I will leave you with this one (figure 16), which I liked because it is romantically suggestive with the autumn leaves, and because I can’t wait for this endless summer to let up and turn into autumn already.
People who frequent older U.S. cemeteries quickly become accustomed to seeing the “rustic” look in funerary markers: markers, headstones, and monuments designed in the conceit that they are logs. That is the formal trade name for this stuff, as you can see from the following advertisement (figure 1) and the several in the following gallery (figures 2-7), all taken from the trade journal The Monumental News, 1896. Depending upon your platform, clicking on the gallery images may enlarge them.
I add figure 7 to show a the “rock face” or “rough stone” style, which is a mannered way of cutting the stone to give it a rusticated look, as though we are looking at exposed rock in nature. It’s quite common to see highly polished work and rusticated work side-by-side in the same monument, the idea being, I suppose, that the polished work is emerging from the rough hewn “natural” stone. You see both techniques together in figure 6, for example.
I will not dwell further on the latter here, except to give you as a treat my absolute favorite rustic monument, that of Commander Levi Bertolette in Arlington National Cemetery. Here, wonderfully, the cutter has played with the surfaces in order to depict an American flag draped over a rusticated stone (figure 8).
No, I lied, I will give you one more, the Steward monument in Laurel Hill in Philadelphia. I do it not simply out of self-indulgence but to illustrate an intermediate form between the rusticated rock and the fully rustic technique.
Note that the rock is central, but the story is being told by the other features. Ivy has connotations of life, but it also breaks stone down; the urn which notionally sat atop the stone is broken, in symbolism of the broken chain of life implied by the grave, and decay, and mortality in general. The name plaque appears to be propped up on the stone in a way that indicates the sculptor wasn’t too concerned to depict a literal means of having it stay in place. The fine cutting of the leaves of the vine is a hallmark of this aesthetic, at least in better realized examples.
Figure 10 offers a mediocre, even perfunctory example which nevertheless exhibits the main features of the breed. The hewn logs below support the likewise hewn log above. For the purposes of cost efficiency, the logs have been streamlined with square-ish cross sections, rudimentary linear expressions of the grain and rays in the cut faces, and very simplified bark.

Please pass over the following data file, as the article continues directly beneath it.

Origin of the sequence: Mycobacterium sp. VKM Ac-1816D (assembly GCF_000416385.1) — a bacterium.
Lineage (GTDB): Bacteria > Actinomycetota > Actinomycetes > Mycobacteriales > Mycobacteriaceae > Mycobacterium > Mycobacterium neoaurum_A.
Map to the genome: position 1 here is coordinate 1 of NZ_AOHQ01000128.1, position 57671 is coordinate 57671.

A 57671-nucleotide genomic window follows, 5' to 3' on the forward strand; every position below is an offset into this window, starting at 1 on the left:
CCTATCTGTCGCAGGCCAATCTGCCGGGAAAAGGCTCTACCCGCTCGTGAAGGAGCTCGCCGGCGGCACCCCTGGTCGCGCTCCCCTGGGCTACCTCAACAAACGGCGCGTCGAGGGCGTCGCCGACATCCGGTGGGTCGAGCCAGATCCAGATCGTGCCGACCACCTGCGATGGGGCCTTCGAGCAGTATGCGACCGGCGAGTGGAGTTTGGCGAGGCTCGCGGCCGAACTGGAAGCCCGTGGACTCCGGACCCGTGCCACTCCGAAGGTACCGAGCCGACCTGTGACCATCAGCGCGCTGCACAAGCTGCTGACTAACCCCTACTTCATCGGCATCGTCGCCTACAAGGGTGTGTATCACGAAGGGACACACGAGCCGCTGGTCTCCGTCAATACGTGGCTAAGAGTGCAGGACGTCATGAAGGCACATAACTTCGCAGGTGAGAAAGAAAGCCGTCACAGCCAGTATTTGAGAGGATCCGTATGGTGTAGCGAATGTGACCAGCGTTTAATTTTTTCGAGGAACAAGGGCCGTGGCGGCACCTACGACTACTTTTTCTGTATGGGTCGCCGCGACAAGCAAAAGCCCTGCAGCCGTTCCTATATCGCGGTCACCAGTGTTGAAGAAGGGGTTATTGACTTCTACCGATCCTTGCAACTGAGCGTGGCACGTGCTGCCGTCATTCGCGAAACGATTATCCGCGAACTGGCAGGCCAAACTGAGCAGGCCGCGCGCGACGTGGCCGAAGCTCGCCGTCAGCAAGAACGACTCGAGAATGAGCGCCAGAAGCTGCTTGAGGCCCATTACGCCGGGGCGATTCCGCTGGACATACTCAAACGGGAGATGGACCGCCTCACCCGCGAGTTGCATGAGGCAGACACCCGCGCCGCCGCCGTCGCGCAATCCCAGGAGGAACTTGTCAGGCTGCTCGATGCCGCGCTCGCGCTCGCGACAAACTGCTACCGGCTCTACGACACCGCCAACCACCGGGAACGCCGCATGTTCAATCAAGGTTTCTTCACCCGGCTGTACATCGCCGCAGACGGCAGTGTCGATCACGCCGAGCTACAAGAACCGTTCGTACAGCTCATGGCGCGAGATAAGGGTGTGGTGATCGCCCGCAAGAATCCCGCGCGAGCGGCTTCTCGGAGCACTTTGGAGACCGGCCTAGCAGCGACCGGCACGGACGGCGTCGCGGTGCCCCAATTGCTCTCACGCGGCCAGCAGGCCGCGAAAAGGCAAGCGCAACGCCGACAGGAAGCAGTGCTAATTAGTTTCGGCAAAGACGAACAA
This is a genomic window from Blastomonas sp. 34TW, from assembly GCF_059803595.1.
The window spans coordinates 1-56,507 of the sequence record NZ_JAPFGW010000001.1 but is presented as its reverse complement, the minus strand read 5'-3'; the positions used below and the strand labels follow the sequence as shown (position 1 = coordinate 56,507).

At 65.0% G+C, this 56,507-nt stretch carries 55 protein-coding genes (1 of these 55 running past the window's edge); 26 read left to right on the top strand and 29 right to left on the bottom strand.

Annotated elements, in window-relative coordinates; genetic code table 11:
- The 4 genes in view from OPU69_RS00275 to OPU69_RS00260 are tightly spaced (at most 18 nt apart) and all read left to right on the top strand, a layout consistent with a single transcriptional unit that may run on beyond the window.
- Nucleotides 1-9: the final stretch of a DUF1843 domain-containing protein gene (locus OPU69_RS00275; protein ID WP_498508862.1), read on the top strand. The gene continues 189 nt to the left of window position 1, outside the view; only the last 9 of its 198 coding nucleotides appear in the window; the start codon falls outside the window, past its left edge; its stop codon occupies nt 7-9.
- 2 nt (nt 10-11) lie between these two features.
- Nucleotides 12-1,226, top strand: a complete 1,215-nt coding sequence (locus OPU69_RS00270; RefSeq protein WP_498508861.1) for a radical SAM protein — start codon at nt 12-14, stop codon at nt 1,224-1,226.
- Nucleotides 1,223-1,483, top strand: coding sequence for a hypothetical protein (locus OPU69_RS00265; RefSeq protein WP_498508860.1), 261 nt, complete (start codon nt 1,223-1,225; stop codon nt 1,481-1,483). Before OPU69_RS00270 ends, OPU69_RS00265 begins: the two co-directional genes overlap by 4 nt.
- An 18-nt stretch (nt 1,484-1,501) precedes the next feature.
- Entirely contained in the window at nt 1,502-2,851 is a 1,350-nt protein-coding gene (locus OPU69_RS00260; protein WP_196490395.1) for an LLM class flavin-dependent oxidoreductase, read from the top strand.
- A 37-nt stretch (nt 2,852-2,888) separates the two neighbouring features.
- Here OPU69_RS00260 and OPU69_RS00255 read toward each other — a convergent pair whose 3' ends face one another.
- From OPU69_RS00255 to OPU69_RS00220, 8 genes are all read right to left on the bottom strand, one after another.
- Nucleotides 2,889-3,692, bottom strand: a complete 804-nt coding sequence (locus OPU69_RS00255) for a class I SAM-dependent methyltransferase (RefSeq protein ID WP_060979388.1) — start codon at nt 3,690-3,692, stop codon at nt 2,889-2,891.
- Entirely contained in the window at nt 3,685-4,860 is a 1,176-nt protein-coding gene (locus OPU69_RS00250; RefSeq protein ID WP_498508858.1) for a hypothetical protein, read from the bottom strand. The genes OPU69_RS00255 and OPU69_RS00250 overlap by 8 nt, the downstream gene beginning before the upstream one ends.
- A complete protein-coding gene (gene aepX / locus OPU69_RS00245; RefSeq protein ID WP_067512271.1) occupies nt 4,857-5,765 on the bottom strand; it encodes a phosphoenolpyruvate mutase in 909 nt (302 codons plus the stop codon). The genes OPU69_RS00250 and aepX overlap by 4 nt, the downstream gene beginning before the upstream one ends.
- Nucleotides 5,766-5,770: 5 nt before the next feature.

The ivy we saw in the Steward monument (figure 9) is present, as is the plaque somehow affixed to the standing log. Below, the ivy creeps up the stacked logs, and there is both a fern and a lily, together with the lily’s very large leaf. The medallion atop is for the Woodmen of the World, an Omaha-based insurance company of which McDonald was evidently a member. Woodmen gave their salesmen-members tombstones like this one from about the time of the founding in 1890 through about 1930, when the program was abandoned for reasons of cost.
The Ernest N. Gray monument in Oak Hill is another transitional fossil, so to speak, with a rusticated stone sporting only the surname etched out in log font—or I should say, ‘twig font.’
Well, it’s time to show you a monumental example of the rustic style, nay, the example that drives all competitors from the field. Ladies and Gentlemen, I present to you (drum roll) the T. S. Lloyd plot in Hollywood Cemetery in Richmond, VA (figure 12).
The only flaw in this masterpiece is the (living) invader tree that blocks nearly half of the central monumental trunk from view. Drink it in! Where does one start? From the edge inward, perhaps. Clicking on the gallery images below may enlarge the images.
You know how some people get over-invested in something? Lloyd was really, really invested in the log thing. It is not uncommon to see a border around a plot, but it’s usually sort of like a street curb—smooth. Here Lloyd has purchased a custom-made rustic curb, and it is really well made. The surname is given on the threshold (figure 13) in a simpler log (not twig) font, and the log borders are joined somewhat “Lincoln-log-like” with a little trestle under the joint. The posts that rise up in front are very carefully worked, comparably to the headstones—see the knots and ferns.
There are six other family members besides Lloyd and the missus commemorated in this plot. The individual headlogs are not much different among themselves, featuring a common design (figures 17, 18, click to enlarge).